IIT UBF - University Bible Fellowship at IIT




God’s Grace in a World Gone Wrong

Date: Feb. 11, 2018

Author: Bob Henkins

Genesis 6:1-8

Key Verse: Genesis 8

“But Noah found favor in the eyes of the Lord.”

For all the couples out there, this coming Wednesday happens to be Valentine’s Day. Make sure you get something nice for your loved one. I find it kind of ironic that we are studying this passage so close Valentine’s Day. It’s funny how timely God’s word is. Maybe, today’s passage might make you look at your relationship in a different light. In the early chapters of Genesis, we see God’s blessing upon mankind and the threat to that blessing all mixed up and intertwined and they’re pulling on each other. On one hand, we have the line of Cain unfolding its ever-increasing wickedness, while on the other hand we have the line of Seth who were known for calling on the name of the Lord. And so, in this passage, we see the power and destruction of the grip of sin upon mankind, as well as, the glimmer hope for all humanity.

As chapter six starts out we see the world beginning to blossom. Verses 1-2 tell us, “When human beings began to increase in number on the earth and daughters were born to them,the sons of God saw that the daughters of humans were beautiful, and they married any of them they chose.” This passage takes place during the time Noah. Noah was born around 1056 years, ten generations, after Adam. God had told Adam be fruitful, increase in number and fill the earth (Ge 1:22) and that was happening. We’re not sure how many people were around at that time, but if you remember when Jacob’s family went to Egypt there were 70 people and 430 years later anywhere from 1.2-2.5M people left during the exodus. Some scholars have even estimated that there could have been around 10T. (The US population went from about 132 to 323M in 396 years) After the initial hiccups in the world’s development, referring to Cain and Lamech’s murderous ways, everything seems to be going pretty good in the world. Well, as good as can be expected after having been kicked out of the plush Garden of Eden into the cold hard painful world. But it seems like they finally got the ship upright as the world starts to develop and flourish. The first people concentrated on agriculture, farming the land and raising livestock. But in the course of time, more skills were developed and soon there were musicians and metal workers. They needed cloths, so I imagine there were tailors, seamstresses, and weavers. Not only that, Noah must have had carpentry skills because God’s going to ask him to build a big boat. And we see Cain settled the first city and named it after his Enoch. People are getting married and starting families and life appears to be good.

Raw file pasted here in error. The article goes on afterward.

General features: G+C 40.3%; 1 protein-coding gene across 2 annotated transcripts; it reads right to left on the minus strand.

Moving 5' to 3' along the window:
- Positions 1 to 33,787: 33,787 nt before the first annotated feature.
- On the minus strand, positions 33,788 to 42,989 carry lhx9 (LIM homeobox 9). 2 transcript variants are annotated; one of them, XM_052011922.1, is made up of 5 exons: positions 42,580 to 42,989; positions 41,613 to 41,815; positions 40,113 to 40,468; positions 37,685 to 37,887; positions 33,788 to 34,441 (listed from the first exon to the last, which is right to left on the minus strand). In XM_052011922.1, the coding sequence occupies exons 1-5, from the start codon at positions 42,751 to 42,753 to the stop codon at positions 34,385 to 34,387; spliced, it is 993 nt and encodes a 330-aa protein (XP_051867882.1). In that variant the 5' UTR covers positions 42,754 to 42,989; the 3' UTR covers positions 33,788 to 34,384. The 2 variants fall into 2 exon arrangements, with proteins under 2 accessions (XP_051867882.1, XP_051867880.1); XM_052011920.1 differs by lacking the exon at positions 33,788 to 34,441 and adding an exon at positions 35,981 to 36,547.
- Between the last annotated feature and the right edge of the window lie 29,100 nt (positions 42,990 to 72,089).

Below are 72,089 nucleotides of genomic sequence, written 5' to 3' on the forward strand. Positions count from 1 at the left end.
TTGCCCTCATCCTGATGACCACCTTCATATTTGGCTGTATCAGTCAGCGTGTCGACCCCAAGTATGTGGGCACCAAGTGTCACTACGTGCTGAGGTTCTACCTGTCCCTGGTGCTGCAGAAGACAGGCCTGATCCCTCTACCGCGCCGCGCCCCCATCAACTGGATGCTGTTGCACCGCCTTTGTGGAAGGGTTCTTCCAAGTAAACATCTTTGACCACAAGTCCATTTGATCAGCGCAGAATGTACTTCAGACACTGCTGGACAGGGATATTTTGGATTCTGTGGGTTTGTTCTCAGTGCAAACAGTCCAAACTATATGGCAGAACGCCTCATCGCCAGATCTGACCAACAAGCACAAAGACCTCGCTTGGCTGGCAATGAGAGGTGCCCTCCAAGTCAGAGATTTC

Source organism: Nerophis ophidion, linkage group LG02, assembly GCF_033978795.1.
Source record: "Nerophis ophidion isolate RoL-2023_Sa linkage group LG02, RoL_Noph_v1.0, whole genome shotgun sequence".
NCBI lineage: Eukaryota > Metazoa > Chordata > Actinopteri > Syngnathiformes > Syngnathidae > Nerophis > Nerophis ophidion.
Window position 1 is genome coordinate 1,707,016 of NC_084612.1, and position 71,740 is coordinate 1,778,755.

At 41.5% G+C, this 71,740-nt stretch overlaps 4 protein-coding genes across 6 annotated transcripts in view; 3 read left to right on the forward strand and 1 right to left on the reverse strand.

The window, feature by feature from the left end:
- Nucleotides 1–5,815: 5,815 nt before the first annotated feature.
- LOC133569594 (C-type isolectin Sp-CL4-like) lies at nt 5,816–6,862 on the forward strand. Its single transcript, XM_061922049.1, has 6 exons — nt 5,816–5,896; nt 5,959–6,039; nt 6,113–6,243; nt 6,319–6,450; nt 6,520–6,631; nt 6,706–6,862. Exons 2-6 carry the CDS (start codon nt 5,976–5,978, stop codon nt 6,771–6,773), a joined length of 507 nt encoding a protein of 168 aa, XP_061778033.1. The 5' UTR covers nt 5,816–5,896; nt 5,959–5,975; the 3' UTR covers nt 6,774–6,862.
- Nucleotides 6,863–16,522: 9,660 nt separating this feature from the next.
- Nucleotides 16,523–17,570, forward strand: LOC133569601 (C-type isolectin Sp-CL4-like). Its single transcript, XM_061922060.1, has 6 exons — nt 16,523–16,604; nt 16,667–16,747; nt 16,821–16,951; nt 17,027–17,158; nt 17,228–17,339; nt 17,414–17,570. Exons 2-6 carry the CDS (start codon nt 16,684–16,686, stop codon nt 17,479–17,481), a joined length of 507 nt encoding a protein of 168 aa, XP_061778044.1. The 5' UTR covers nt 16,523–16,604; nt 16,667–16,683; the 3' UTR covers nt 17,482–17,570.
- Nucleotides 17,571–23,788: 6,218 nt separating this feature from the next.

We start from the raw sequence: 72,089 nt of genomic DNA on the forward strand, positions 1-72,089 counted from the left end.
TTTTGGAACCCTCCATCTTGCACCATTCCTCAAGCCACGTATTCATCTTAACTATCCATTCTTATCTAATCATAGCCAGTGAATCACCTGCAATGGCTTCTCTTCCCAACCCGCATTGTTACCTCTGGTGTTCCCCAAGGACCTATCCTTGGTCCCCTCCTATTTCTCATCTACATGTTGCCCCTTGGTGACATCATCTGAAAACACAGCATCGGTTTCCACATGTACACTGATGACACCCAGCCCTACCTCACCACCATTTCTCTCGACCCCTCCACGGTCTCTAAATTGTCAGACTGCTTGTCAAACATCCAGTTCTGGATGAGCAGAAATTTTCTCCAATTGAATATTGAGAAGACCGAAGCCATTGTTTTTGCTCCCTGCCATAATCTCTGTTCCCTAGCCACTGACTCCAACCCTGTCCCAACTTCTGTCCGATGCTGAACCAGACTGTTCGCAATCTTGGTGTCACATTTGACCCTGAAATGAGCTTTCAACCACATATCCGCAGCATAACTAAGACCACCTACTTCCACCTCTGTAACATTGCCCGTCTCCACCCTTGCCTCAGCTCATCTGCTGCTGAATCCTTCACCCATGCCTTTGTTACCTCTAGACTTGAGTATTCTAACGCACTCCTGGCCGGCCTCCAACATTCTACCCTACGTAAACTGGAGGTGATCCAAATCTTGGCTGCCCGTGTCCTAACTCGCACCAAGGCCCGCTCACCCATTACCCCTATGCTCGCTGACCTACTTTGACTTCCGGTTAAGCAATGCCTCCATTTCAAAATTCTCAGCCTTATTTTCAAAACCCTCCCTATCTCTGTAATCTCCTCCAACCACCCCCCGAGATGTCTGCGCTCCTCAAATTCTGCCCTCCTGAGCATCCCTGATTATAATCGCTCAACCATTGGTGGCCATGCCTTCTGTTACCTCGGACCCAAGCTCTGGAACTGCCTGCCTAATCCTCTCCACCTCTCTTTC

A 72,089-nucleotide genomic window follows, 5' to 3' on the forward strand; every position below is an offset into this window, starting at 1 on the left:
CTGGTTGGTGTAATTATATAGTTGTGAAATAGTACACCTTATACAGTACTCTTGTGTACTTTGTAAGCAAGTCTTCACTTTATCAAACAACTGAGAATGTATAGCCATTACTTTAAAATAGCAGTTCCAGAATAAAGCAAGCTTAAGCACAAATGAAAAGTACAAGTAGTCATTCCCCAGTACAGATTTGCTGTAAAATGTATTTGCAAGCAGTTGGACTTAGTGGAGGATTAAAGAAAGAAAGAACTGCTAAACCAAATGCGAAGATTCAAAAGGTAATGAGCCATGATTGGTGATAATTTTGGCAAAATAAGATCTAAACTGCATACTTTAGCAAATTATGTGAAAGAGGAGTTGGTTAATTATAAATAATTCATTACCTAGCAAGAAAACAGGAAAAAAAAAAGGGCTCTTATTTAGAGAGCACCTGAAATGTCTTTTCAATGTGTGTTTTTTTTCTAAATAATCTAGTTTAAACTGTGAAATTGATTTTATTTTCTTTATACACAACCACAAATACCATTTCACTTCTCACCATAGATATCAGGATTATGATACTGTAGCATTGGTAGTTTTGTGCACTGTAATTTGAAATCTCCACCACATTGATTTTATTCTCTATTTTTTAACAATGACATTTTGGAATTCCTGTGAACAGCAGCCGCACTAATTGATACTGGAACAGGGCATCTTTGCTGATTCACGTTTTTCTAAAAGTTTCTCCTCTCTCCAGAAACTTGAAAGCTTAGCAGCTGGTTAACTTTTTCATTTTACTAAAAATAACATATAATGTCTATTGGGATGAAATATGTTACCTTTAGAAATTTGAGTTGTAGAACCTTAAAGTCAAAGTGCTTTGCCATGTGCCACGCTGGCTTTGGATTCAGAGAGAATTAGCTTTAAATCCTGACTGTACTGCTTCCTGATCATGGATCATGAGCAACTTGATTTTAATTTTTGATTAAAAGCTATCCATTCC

But then we get to verse 3 and suddenly the mood changes. It says, “Then the Lord said, “My Spirit will not contend with humans forever, for they are mortal; their days will be a hundred and twenty years.”” It’s almost like, something went by real fast and your like, “wait, what was that?” Contend means to struggle in opposition. So, let me read that verse again replacing that word. Then the Lord said, “My Spirit will not struggle in opposition with humans forever, for they are mortal; their days will be a hundred and twenty years.” That puts it in a different light. All the while the world is going on, we find things aren’t going so well. In fact, all along there’s been a battle going on. So much so, that God finally says, “I’m not going to fight with you forever, I’m putting an end to it.” It feels like God reaches his limit and snaps but we have to realize that God never makes a quick judgment by this time he has been dealing with sin for more than 1500 years. And even though God’s makes a judgment here, punishment won’t come for more than a hundred years, so we can never accuse God of snap judgments. God’s intervention begins with him withdrawing his spirit, which unbeknown to them was preserving their lives. Thus, when God removes his empowering life-giving spirit, this results in the abbreviation of life. And the sad reality is, that man’s attempt to become more than he is, actually results in him becoming less.